HB2338, sponsored by Amish Shah (D-5), would expand Arizona’s Medicaid system to include preventive dental care. This would help maintain overall health and wellness, and save money by helping people avoid serious dental problems. Research shows that gum disease (which is preventable with routine care) may play a role in the development of a number of other conditions, including Alzheimer’s disease, cancer, and respiratory disease. Currently, adults on AHCCCS get only emergency dental care; exams, X-rays, cleanings and other preventive dentistry is not covered. Scheduled for Senate Appropriations Committee, Tuesday. SUPPORT.
SB1028, sponsored by Anthony Kern (R-27), would classify drag performances as “adult cabaret” (a category historically limited to strip shows) and ban them from public property or anywhere else a minor may be able to see them. As Arizona law contains no definition for drag performances, this could ban everything from drag story hours for kids to performances of Cabaret, Rent and even Peter Pan. A first violation would carry to up to 6 months in jail; a subsequent violation would be a felony. Part of a package of bills to ostracize LGBTQ people, perpetuate false offensive narratives, and marginalize or shutter dozens of businesses statewide. Similar attacks on free expression have been proposed in at least 10 states this year. Scheduled for House Government Committee, Wednesday. OPPOSE.
Enable 3rd party cookies or use another browser
SB1029, sponsored by Anthony Kern (R-27), would expand Arizona’s first-degree murder statutes to include deaths by fentanyl if the drug can be traced back to a specific individual. The bill’s broad language could subject friends or family of overdose victims to prosecution that includes penalties of life in prison or the death penalty. Cancer patients, for example, use fentanyl patches for pain management, and accidental overdoses by children have become common. Law enforcement should focus on high-risk offenders, expand rehabilitative programs, and work to reduce prison populations, rather than further criminalizing drug use. Part of a package of bills from Republican state lawmakers that would mandate stiffer sentences and punishment for drug enforcement. Once again scheduled for House Judiciary Committee, Wednesday (discussed and held last week). OPPOSE.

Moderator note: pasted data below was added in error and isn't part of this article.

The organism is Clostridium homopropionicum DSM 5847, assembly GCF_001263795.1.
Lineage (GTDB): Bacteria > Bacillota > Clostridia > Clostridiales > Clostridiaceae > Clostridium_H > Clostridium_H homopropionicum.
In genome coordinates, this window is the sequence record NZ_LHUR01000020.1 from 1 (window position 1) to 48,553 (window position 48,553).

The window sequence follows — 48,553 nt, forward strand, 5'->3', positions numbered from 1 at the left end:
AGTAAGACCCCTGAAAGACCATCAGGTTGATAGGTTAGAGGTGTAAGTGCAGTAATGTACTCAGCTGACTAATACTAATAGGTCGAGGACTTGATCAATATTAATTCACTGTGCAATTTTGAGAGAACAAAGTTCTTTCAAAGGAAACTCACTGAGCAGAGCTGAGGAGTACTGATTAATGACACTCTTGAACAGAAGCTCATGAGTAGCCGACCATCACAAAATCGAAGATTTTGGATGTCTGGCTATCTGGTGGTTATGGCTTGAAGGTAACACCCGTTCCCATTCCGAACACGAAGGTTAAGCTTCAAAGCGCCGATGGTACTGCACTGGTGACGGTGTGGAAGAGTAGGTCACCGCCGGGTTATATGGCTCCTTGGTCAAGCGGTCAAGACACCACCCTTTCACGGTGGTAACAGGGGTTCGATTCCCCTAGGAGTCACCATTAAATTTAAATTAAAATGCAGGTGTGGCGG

SB1030, sponsored by Anthony Kern (R-27), would mandate that counties change their zoning laws to define business that hold “drag shows” as adult-oriented, and would also ban the beloved Sunday drag brunch. Part of a package of bills to ostracize LGBTQ people, perpetuate false offensive narratives, and marginalize or shutter dozens of businesses statewide. Polls show Americans from every political ideology and age group oppose anti-trans legislation. Scheduled for House Government Committee, Wednesday. OPPOSE.
SB1135, sponsored by John Kavanagh (R-3), would force voters who try to return their early ballots at the polls on Election Day to stand in line, surrender their early ballot, show ID, and then wait their turn to fill in a fresh ballot. In November 2022, nearly 1 in 5 voters chose to return their early ballots on Election Day. This bill would also end “emergency voting,” as in-person voting the weekend before Election Day is called. The sponsor says he is trying to “stop voter fraud”; despite copious conspiracy theories, experts say that is exceedingly rare. An amendment would also disallow Arizona from participating in ERIC, one of the strongest safeguards against voter fraud that election officials have available. The ERIC system is trusted by most states to weed out duplicate, deceased or suspicious voter registrations; there’s no viable replacement. Scheduled for House Municipal Oversight & Elections Committee, Wednesday. OPPOSE.
SB1144, sponsored by Jake Hoffman (R-15), would ban “electronic vote adjudication,” or the process of resolving ballots that may include things like write-in votes, overvotes or marks in the margins. Currently the process is used sparingly, and there’s no good reason to say elections officials can’t use it. Scheduled for House Municipal Oversight & Elections Committee, Wednesday. OPPOSE.